Say legal is the law boutique specialising in food law, consumer goods and advertising law. Say legal was founded by Sarah Arayess.
Say legal has two pillars: Say legal studio and Say legal academy.
Say legal studio supports companies active in the specific and dynamic (non-) food industry, from start-up to multinational and everything in between. Clients appreciate the practical and no-nonsense approach of Say legal studio. The result: sharp advice in crystal clear language.
Say legal academy offers ‘knowledge transfer’ for all focus areas of Say legal, from in-house workshops to education and articles. Please visit the ‘Academy’ page for more information about Say legal academy.
Say legal studio is the law practice of Sarah Arayess. Before starting Say legal, Sarah worked for a niche law firm with a focus on intellectual property law, advertising law and health, beauty & food law. Sarah Arayess is admitted to The Netherlands Bar as an attorney since 2014.
While closely monitoring commercial interests, Sarah thinks along with companies in a practical way. In addition, she is regularly instructed by other law firms to assist in cases that require her expertise. Even with the complex (EU) regulations that are applicable to food law, her advice remains comprehensible and practical. Always brought to you in clear language, so you can take the next step well-prepared.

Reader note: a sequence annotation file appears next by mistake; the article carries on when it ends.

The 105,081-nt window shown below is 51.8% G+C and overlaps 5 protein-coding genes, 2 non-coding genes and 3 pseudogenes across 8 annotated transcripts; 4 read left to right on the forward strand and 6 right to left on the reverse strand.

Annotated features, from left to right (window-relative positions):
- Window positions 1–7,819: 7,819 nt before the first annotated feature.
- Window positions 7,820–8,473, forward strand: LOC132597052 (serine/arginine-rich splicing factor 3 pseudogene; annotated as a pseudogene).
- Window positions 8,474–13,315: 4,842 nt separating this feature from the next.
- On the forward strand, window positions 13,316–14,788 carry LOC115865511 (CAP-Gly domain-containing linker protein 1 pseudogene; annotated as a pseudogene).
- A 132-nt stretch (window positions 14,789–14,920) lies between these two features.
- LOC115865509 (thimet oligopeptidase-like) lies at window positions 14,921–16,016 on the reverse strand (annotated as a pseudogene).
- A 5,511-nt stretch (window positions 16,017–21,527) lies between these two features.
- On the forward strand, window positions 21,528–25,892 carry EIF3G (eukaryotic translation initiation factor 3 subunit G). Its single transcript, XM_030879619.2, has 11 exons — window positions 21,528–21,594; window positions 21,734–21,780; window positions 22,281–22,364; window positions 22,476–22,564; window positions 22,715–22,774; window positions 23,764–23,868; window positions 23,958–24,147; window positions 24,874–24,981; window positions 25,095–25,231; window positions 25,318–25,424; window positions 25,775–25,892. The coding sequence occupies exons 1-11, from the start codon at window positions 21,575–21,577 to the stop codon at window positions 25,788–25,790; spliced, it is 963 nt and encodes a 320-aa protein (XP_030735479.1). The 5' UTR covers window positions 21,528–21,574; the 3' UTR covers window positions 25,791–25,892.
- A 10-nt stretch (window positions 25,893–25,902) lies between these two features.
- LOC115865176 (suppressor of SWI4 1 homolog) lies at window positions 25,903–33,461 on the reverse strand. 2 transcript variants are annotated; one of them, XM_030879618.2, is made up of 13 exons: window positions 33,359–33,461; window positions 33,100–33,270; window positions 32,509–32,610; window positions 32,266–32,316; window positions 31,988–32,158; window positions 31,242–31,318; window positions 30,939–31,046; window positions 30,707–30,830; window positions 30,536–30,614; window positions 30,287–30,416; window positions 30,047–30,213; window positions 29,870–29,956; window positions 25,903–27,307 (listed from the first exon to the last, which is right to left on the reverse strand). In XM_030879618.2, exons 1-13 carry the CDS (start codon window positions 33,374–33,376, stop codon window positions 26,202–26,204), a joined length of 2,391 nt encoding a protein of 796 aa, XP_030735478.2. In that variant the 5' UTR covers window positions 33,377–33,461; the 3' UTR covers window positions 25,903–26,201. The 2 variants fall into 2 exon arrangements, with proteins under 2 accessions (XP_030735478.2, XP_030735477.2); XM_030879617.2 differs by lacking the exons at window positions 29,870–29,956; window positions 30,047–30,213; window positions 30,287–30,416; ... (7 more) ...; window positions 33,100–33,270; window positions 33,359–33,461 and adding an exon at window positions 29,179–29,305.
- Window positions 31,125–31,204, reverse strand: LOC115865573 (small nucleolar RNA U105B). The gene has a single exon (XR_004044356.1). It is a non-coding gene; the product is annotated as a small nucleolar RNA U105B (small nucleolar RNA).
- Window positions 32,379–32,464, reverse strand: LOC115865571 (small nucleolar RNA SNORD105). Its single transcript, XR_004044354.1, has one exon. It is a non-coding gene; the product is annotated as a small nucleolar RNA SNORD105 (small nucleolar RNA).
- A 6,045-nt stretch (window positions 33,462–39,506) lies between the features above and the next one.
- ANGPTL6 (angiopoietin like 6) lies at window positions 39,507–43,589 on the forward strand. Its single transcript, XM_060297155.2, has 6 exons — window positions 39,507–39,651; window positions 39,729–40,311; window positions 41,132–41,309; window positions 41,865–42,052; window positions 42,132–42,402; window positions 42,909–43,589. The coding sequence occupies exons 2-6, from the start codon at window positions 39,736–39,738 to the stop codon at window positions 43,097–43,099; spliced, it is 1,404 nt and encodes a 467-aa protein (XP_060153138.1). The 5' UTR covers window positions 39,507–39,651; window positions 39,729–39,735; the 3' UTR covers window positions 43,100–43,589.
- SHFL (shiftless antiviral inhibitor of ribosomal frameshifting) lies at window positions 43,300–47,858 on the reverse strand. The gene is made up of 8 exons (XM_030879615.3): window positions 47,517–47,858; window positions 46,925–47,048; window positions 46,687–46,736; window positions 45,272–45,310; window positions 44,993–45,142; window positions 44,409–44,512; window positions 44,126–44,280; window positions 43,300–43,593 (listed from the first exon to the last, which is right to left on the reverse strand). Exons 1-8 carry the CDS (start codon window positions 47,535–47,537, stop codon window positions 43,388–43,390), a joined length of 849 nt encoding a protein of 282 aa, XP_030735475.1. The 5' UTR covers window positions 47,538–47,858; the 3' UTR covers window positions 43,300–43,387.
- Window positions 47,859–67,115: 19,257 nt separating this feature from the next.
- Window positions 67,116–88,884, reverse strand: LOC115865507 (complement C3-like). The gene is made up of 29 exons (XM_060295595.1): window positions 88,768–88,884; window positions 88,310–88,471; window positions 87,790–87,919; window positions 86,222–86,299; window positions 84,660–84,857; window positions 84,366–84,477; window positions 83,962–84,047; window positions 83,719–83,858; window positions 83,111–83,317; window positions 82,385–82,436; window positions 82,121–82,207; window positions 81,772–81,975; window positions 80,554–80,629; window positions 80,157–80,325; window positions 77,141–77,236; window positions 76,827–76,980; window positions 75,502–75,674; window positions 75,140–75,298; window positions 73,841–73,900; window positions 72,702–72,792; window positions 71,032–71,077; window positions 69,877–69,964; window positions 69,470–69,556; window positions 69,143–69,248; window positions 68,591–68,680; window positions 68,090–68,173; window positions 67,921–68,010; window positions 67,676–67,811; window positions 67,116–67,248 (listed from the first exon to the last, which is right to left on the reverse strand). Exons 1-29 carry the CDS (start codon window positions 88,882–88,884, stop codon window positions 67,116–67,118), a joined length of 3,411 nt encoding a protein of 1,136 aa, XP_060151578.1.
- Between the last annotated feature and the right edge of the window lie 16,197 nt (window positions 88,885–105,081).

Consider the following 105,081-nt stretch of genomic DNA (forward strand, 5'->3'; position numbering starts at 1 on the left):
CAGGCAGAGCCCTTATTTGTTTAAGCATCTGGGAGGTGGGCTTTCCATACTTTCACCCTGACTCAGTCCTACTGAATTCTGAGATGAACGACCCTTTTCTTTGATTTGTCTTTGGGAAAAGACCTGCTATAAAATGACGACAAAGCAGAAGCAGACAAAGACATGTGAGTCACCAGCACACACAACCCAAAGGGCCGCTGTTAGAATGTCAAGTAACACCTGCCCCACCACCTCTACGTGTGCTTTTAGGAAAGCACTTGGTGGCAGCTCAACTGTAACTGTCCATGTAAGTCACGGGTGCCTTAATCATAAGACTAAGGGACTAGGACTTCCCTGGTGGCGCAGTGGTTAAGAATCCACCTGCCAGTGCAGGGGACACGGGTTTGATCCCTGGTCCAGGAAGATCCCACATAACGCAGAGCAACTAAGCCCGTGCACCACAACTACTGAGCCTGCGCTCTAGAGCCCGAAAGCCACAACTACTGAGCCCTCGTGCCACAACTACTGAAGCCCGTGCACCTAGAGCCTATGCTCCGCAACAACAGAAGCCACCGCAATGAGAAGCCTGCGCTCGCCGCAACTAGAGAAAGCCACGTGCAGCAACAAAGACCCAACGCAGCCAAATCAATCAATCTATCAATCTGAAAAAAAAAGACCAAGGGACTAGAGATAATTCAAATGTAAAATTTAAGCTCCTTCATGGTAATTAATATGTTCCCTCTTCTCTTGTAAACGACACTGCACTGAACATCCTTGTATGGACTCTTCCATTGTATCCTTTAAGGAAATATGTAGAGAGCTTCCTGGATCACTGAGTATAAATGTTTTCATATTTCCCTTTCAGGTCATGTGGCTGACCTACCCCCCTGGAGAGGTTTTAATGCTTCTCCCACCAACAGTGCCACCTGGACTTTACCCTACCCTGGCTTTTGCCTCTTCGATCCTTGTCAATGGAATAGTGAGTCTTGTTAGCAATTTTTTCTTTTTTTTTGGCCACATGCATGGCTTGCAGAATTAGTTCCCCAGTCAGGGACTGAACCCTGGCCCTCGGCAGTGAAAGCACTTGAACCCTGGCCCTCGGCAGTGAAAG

Say legal studio does not only assist in solving issues such as disputes with regulators (such as the Dutch Food and Consumer Product Safety Authority) or competitors, but it may also be useful to instruct Say legal proactively, for example in the product development phase or for the design of advertising campaigns. For many departments within companies, from marketing to regulatory affairs, Say legal studio is ‘just a phone call away’.
Sarah Arayess LLM MSc has registered the following principal legal practice area in the Netherlands Bar’s register of legal practice areas (rechtsgebiedenregister): Intellectual property law. Based on this registration, she is required to obtain ten training credits per calendar year in each registered principal legal practice area in accordance with the standards set by the Netherlands Bar.